"Yet, what happened? There was a fifth of the population out on the streets. I have never been anywhere in the world where this has happened for any reason. As well, it was in such a controlled, orderly manner where there was absolutely no need for policing during those momentous days."
Vines' book Hong Kong: China's New Colony pulls no punches, Hong Kong Foreign Correspondents' Club President Diane Stormont said in a review of his book, "The title lays out the central thesis which is cogently argued throughout the book. I have no problem with his view. Like Steve, I believe that it was China's intention all along to inherit a docile colony and continue to run Hong Kong as such. Indeed Hong Kong was a docile colony when the Joint Declaration was signed in 1984. Ideally, Beijing would have liked to freeze-dry the place and its people for the next 13 years. Hence all the dismay over any plan to introduce more representative government even before the Tiananmen massacre overturned so many cozy assumptions and sent the future leaders back to the drawing board to draft herder-nosed plans for assuming the reins of power."
The receiver said the nub of the argument is contained in Chapter Seven, titled "The Shameless Elite". The chapter heading sums it up rather neatly:
"When it comes to colonies, probably the most important lever of power for the rulers lies in picking and shaping the comprador class - members of the elite section of the community who serve at the conduit between rulers and the ruled. The British were masters at this. And as Steve details, Beijing has shown itself to be just as adroit."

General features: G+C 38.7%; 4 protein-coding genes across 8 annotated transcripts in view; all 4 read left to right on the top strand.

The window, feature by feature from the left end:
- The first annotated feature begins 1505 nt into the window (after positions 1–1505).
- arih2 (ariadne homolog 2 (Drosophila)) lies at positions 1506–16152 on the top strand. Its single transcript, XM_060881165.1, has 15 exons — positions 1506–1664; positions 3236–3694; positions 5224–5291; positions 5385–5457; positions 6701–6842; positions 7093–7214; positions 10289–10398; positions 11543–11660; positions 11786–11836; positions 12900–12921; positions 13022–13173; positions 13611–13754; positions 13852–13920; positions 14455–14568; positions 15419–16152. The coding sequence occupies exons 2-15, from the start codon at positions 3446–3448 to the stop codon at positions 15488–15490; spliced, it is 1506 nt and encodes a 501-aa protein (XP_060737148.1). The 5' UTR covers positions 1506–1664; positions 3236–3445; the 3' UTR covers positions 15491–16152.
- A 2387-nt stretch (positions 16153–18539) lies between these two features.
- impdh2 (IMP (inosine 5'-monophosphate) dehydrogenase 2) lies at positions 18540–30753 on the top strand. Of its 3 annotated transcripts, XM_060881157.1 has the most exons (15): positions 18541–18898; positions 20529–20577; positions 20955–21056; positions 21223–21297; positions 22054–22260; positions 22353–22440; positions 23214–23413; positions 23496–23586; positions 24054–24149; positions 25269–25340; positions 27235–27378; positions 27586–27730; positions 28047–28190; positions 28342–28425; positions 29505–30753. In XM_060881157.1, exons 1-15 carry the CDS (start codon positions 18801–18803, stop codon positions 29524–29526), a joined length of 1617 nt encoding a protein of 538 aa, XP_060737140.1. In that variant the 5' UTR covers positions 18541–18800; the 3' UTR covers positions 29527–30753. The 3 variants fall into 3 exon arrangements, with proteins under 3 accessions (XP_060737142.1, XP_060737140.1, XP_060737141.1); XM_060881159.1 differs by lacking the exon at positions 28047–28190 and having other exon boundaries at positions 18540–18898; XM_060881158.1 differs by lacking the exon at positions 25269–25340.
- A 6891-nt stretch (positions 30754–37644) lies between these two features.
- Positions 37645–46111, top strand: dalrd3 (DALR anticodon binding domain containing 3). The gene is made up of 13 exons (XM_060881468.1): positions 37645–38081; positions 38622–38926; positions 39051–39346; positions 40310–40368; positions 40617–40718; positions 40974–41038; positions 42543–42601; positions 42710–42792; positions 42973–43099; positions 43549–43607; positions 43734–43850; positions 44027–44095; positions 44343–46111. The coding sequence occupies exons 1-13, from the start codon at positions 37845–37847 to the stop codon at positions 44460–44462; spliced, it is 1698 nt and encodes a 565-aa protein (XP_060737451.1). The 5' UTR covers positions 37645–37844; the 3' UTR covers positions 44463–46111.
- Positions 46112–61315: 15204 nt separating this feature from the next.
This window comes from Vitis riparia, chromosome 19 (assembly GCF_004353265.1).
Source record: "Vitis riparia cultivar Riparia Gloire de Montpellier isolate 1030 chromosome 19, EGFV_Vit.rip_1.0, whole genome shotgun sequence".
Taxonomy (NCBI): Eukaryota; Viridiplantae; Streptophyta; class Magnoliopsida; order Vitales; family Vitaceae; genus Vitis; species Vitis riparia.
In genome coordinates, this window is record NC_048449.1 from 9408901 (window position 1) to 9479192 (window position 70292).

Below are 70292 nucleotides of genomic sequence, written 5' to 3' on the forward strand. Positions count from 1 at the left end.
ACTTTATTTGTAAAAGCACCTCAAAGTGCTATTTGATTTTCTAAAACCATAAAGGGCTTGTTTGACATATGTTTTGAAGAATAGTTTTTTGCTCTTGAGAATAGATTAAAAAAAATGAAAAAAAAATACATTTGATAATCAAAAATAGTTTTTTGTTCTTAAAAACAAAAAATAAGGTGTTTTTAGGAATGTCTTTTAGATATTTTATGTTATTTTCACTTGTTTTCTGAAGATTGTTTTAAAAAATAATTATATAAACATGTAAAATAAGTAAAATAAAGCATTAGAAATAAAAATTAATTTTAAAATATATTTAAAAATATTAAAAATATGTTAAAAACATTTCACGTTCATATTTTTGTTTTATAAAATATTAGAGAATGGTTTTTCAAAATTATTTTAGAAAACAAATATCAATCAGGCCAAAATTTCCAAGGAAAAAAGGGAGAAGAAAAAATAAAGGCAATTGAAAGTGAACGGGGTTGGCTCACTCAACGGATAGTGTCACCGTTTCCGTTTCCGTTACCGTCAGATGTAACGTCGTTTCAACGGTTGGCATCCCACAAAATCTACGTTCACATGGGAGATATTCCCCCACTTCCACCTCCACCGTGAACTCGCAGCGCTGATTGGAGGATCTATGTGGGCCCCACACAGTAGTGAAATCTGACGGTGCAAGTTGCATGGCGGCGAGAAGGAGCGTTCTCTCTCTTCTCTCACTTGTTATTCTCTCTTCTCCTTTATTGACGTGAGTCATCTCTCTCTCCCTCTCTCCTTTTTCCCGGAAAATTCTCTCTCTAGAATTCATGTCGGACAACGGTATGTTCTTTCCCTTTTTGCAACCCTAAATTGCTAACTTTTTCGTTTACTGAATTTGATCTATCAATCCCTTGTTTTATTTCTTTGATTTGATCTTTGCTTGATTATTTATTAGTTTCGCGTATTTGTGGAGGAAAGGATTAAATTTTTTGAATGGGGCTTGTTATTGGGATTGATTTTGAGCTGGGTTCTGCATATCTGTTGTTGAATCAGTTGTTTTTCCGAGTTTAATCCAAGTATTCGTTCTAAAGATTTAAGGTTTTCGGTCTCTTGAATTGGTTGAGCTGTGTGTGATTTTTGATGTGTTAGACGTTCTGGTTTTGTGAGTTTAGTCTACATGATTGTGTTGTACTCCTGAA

Not that it had much persuading to do in terms of winning hearts and minds. "The most assiduously pro-British members of the old establishment were the most active in making their obeisance to the new masters," he wrote.
He calls them Rice Communists and spares no blushes, singling out individuals by name. He weighs up Hong Kong's elite and finds them wanting. "The members of the elite, who are genuinely prepared to stand up for the interests of the Hong Kong people can be counted on the fingers of a single hand," he states. Later on, returning to theme, he muses: "The average person expects little from the elite and is rarely disappointed."
Reviewer Stormont said. "The first person style of the book makes for a comfortable read. It also enables him to paint a picture of living in Hong Kong through anecdotes.
"There is already a more Chinese feel to Hong Kong," she quotes Vines although he goes on to admit this is hard to pin down. He gives a glimpse of a brush with triads and a very tiny glimpse into his time as Editor of the Eastern Express which ended in acrimony." (2)